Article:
The men hidden from view

883 0


Thousands of kilometres from where most Australians live is an expanding collection of small demountable huts surrounded by two huge wire fences.

It is not easy to visit this place of detention – for most people it involves an expensive flight to Broome in WA’s northwest region, and a further two hour drive to a turn-off on the Broome-Derby road. The final five kilometres is down a long stretch of road punctuated by signs warning the visitor that there is “No Through Road” and to “Turn Back”.

Finally a perimeter check point is reached. Personal identification is checked here, and if it matches the written forms the visitor had sent to the place of detention prior to the visit, the visitor is allowed to proceed. Upon arriving at the enormous wire gates of the main entrance, another checkpoint is entered and the visitor’s personal identification and belongings are surrendered.

So who are the 1,200 men that are kept inside such an isolated and secure compound? Upon our arrival at the detention centre, it felt like we were entering a prisoner of war camp. But the men in this place are not prisoners of war captured by Australian troops. They are mostly Hazara men from Afghanistan – a country where Australian troops are embroiled in a conflict that seeks to oust the Taliban and other such violent groups, the very groups that many Hazara are fleeing.

The men that Australia detains in this isolated camp are the allies of our Australian troops but they are those our troops are not able to protect in their own land. Many Hazara men are forced to leave Afghanistan or face the terror of the ever-present violence that threatens their lives and those of their families. This is who we are keeping hidden at the Curtin Immigration Detention Centre, the same isolated centre that the Howard government finally agreed to close in 2002.

Our visit to the detention centre last week was profoundly moving. A small group of us were welcomed by hundreds of men incredibly grateful for a rare visit and eager to meet and talk to Australians who were not in uniforms. We listened to their stories and answered their questions about Australia and heard of the anguish of those who had been on hunger strike the week before out of desperation that they had heard nothing for months about the outcome of their refugee claims.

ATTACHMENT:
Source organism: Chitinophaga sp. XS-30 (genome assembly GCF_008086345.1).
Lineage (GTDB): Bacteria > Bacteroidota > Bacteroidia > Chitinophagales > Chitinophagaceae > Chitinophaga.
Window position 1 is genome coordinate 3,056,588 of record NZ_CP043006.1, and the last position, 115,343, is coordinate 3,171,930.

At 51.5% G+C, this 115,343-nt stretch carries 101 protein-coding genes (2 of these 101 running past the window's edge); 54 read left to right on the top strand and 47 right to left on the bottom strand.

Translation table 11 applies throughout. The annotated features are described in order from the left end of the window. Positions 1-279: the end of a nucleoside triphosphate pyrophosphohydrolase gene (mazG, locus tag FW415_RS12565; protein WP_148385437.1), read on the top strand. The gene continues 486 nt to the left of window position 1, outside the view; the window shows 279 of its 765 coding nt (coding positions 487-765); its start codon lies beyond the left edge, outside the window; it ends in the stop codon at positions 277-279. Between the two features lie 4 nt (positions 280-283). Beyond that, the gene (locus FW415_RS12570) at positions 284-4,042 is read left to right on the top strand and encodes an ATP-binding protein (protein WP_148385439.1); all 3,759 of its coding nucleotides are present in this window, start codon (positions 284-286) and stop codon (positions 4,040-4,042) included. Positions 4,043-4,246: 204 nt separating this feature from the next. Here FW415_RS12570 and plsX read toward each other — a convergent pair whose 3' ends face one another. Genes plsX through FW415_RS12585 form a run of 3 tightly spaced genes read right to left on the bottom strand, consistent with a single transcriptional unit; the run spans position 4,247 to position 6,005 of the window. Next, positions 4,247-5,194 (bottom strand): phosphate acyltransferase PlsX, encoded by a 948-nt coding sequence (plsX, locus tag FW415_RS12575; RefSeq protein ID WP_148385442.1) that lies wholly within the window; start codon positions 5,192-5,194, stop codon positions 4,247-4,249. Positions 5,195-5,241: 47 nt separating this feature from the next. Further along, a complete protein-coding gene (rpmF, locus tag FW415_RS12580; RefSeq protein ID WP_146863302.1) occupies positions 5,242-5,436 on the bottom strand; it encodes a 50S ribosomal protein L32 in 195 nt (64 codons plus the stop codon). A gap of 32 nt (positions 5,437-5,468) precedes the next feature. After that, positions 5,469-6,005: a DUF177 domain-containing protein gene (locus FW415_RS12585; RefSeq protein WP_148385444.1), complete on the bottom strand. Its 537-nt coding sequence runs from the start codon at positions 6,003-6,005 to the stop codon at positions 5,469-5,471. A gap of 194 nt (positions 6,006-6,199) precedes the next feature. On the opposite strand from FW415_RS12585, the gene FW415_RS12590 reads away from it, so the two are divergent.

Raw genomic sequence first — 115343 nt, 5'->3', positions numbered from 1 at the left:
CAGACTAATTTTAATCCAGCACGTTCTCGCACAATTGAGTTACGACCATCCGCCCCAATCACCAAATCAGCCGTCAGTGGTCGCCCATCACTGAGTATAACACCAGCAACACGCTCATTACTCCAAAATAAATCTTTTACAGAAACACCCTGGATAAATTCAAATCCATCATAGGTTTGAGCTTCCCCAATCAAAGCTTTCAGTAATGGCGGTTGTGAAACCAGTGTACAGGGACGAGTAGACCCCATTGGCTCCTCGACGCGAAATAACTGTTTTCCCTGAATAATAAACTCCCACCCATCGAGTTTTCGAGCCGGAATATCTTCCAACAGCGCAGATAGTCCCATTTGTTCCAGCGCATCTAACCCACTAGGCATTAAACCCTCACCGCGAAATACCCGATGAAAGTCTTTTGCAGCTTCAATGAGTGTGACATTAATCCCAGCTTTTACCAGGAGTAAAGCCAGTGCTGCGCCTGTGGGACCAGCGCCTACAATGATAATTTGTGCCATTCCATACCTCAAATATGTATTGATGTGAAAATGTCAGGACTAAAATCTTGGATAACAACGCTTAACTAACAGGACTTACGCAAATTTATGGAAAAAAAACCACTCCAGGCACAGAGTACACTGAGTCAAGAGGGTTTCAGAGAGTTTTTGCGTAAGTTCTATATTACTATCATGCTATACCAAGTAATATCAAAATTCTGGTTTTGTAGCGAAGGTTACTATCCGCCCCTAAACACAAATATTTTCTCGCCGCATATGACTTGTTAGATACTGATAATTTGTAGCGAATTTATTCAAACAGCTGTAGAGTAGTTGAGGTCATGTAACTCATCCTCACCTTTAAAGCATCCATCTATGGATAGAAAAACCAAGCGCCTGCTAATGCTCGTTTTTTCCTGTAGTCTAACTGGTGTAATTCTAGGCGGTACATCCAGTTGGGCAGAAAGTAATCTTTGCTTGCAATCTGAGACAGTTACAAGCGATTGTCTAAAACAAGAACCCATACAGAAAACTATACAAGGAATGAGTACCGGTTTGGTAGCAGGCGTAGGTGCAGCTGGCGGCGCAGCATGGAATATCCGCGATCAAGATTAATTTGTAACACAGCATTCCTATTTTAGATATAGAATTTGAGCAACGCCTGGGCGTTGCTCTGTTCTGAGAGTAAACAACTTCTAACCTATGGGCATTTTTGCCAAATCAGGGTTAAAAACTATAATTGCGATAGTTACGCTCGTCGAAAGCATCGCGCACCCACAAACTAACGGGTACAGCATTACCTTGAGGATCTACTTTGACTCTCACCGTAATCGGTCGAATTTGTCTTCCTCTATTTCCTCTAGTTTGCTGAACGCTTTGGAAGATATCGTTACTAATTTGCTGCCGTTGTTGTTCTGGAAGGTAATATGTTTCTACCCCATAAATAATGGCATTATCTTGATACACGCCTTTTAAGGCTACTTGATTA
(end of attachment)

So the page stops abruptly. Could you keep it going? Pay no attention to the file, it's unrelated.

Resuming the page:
Some of the men walked with us down the long path to the front wire gates as we left on the last day of our visit. They stood and waved to us until they could no longer see us. These are hidden men who feel forgotten.

Although the men may be getting their basic needs met, such as adequate food and shelter, their anguish makes it obvious that no amount of care provided within a place of detention will ease the agony of their wait. “We have everything we need but not our freedom.” Many are incredibly resilient, trying to keep their minds busy to avoid the despair. Others have lost hope and have tried to kill themselves.

There are young men in the Curtin detention centre who hardly look 18 and who have been forced to flee their families completely alone to try to find a safer life. There are also many family men of all ages who desperately worry for the fate of their wives and children as they wait many months for the decision about their refugee application. Can you imagine how desperate you must be to find a safer life for your family, to make the decision to leave them behind? So that you alone would endure the terror of the journey of reaching Australia, with the hope that once you arrive you would be welcomed and your family allowed to join you?

Whatever you think of the means that these men took to leave Afghanistan and finally arrive in Australia, they are now here. They are not enemies of Australia. Based on Department of Immigration statistics from 2009-2010, 99.7% of Afghans arriving in Australia seeking asylum were found to be refugees. It is very likely that most if not all of the men in the Curtin detention centre have also fled similar persecution. We should not be detaining them for months and soon-to-be years behind large fences. They should be living in our communities while they wait for the interminable time it takes for their refugee applications to be assessed.

Despite reports from the Australian government that suggest it is now safe for some Hazaras to return to Afghanistan, many other reports and those with family and friends in Afghanistan will tell you this is not true.

William Maley, one of Australia’s foremost experts on Afghanistan, is highly sceptical of the Australian government’s recent agreement with the Afghanistan government that could allow for the forcible repatriation of some Hazaras. He argues that the security situation in Afghanistan is “by most accounts deteriorating” and warns that if policymakers push through with this agreement “they will likely end up with blood on their hands”.

The men in the Curtin Immigration Detention Centre should not be punished for trying to find safety for themselves and their families. And they are not the only ones. There are currently 6,730 men, women and children in immigration detention centres throughout Australia, including on the overcrowded Christmas Island. Many are very likely to be seeking asylum from persecution in their own countries.

Keeping people hidden behind large fences for months on end cannot be understood as anything but punishment. The Australian government must stop it.

Caroline Fleay is a lecturer at the Centre for Human Rights Education at Curtin University. She is the author of Australia and Human Rights: Situating the Howard Government (2010).


Nina Boydell works in community development and human rights education.
Nina Boydell works in community development and human rights education.

In this article

Join the Conversation